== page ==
The Autonomist
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BMW and Mercedes team up with autonomous car deal

In the latest pairing up of auto makers to share costs on the development of autonomous cars, BMW and Mercedes announced that they have signed a strategic deal on the technology today.

The deal will focus on the joint development of next-generation technologies for driver assistance systems, automated driving on highways and automated parking (all to SAE Level 4).


In addition, further talks are planned to extend the cooperation to higher levels of automation in urban areas and city centres. The companies say that this underscores the long-term and lasting nature of the undertaking, which will extend to encompass a scalable platform for automated driving.


The non-exclusive cooperation is also open to other OEMs and technology partners, with results being made available to other OEMs under license.


A key aim of the cooperation is the swift market launch of the technology, which is expected to feature in passenger car systems for private customers from 2024.


The two companies will each implement the technologies in their respective vehicles independently.


The cooperation will see more than 1,200 specialists working together, often in mixed teams.


They will be based at the BMW Group Autonomous Driving Campus near Munich, the Mercedes-Benz Technology Centre in Sindelfingen, Germany and the Daimler Testing and Technology Centre in Immendingen, Germany.


Efforts will focus on developing a scalable architecture for driver assistance systems, including sensors, as well as a joint data centre for data storage, administration and processing, and the development of functions and software.


Today also saw the publication of a white paper on driverless cards by a consortium including Aptiv, Audi, Baidu, Continental, Fiat Chrysler, HERE, Infineon, Intel and Volkswagen, the BMW Group and Daimler.


The report, entitled Safety First for Automated Driving, explores the relevant safety methods for Level 3 and 4 SAE automated driving and introduces a traceability system, which extends from the primary goal – being safer than the average driver – right down to the individual safety objectives of the various components.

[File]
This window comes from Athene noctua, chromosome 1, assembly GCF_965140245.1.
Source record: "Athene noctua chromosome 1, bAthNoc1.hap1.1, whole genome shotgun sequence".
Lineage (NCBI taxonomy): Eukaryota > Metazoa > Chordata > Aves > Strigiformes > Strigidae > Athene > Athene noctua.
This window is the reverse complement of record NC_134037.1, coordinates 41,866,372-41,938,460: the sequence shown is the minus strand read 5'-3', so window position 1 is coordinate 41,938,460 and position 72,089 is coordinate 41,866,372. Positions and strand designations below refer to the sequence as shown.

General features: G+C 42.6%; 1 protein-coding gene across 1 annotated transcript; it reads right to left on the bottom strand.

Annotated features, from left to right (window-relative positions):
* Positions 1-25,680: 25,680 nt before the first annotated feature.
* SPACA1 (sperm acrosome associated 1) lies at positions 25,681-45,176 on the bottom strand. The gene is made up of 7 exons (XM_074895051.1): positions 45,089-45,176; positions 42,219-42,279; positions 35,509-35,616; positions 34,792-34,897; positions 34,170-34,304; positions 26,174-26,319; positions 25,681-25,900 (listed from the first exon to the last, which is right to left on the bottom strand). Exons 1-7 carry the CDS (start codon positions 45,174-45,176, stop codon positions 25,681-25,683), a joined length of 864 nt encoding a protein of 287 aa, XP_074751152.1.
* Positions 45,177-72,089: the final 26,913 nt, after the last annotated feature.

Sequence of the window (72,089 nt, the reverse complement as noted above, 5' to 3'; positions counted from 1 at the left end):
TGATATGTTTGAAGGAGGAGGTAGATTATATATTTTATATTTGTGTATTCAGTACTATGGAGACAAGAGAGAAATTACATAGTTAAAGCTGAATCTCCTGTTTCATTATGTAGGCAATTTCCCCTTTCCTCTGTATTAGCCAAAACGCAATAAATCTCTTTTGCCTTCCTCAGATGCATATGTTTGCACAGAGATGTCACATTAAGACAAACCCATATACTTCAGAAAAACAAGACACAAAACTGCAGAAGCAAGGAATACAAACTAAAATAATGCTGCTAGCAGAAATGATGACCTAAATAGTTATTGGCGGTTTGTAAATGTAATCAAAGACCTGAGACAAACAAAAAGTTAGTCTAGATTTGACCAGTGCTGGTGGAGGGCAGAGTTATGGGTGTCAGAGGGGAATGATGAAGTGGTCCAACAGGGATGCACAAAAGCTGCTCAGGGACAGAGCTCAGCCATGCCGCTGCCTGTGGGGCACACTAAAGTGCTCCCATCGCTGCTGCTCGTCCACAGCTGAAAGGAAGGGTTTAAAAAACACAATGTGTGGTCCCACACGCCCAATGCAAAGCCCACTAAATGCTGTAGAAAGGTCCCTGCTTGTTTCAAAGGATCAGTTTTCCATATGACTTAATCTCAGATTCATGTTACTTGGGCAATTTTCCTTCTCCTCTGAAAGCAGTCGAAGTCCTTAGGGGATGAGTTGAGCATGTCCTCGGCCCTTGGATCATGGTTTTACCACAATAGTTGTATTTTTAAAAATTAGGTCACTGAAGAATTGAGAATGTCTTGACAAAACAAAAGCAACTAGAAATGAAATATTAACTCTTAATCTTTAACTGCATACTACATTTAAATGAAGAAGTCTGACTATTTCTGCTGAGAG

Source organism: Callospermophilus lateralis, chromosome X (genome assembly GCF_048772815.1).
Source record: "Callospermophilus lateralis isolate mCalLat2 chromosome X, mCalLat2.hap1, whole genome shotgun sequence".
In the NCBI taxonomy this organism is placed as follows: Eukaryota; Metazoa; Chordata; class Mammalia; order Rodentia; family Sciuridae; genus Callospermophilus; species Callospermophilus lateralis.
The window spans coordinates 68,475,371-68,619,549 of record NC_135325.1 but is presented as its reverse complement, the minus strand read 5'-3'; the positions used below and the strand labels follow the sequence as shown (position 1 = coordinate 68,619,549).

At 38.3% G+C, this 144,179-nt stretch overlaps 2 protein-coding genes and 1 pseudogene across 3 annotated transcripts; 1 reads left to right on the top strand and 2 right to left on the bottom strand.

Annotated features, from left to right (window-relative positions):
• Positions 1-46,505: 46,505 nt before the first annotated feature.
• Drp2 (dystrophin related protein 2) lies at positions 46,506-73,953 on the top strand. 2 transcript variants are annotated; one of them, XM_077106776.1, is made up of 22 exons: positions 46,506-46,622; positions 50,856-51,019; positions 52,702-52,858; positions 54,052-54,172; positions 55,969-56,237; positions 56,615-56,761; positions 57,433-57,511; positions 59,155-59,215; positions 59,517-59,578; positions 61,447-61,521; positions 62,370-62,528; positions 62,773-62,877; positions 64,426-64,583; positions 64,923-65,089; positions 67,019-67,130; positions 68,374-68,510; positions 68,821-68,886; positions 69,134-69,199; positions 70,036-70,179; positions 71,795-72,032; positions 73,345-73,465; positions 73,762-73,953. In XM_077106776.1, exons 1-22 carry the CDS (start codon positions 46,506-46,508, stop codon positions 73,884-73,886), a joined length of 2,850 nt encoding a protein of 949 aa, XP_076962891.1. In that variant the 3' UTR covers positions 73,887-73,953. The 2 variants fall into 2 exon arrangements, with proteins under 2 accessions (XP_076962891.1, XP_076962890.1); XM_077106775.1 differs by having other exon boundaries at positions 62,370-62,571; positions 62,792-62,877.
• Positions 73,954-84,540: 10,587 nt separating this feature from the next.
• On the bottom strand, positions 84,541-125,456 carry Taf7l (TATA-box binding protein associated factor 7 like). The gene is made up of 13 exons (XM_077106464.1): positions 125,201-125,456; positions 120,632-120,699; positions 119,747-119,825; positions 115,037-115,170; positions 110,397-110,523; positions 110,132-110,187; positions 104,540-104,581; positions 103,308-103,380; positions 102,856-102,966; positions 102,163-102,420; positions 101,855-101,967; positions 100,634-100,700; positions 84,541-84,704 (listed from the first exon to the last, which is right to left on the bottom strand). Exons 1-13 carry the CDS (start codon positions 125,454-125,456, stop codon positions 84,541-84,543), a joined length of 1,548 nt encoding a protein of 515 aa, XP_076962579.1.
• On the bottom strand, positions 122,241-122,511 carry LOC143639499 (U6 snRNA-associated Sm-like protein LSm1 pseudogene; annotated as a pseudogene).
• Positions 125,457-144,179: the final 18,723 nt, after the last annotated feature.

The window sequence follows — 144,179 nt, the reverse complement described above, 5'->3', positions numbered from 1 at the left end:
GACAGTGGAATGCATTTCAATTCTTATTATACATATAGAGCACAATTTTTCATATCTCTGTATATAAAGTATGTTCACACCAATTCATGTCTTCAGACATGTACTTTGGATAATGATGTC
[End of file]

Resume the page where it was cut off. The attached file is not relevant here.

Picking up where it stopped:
The BMW Group has been working on highly automated driving since 2006 and has established a non-exclusive platform with technology specialists, suppliers and OEMs.


The technology’s scalability from Level 2 - 4 both enables a high level of flexibility and ensures it will be viable in the future.


Special software is used at the centre to speed up development of the platform and set new standards. Around the world, more than 70 test vehicles are trialling the latest technology.


They collect data in order to improve machine learning with artificial intelligence through simulations and test new Level 2 - 5 functions out on the road.


The generation of technologies that is currently under development will go into series production as Level 3 automation in 2021 in the BMW iNEXT where it will also be Level 4 enabled for pilot projects.


Mercedes parent Daimler has been working on series development projects not only for specific Level 3 vehicles but also for Levels 4 and 5.


This year will also see the launch in Silicon Valley, of its first pilot programme, with Bosch, on self-driving vehicles (Levels 4/5) in urban environments.


This will be the next milestone within the existing cooperation between both partners and the cooperation will continue as planned.



However, it won’t be until early next decade that Daimler is expected bring Level 5 vehicles to market.

By Ray Molony, Technology and Markets Editor

Thursday 4 July 2019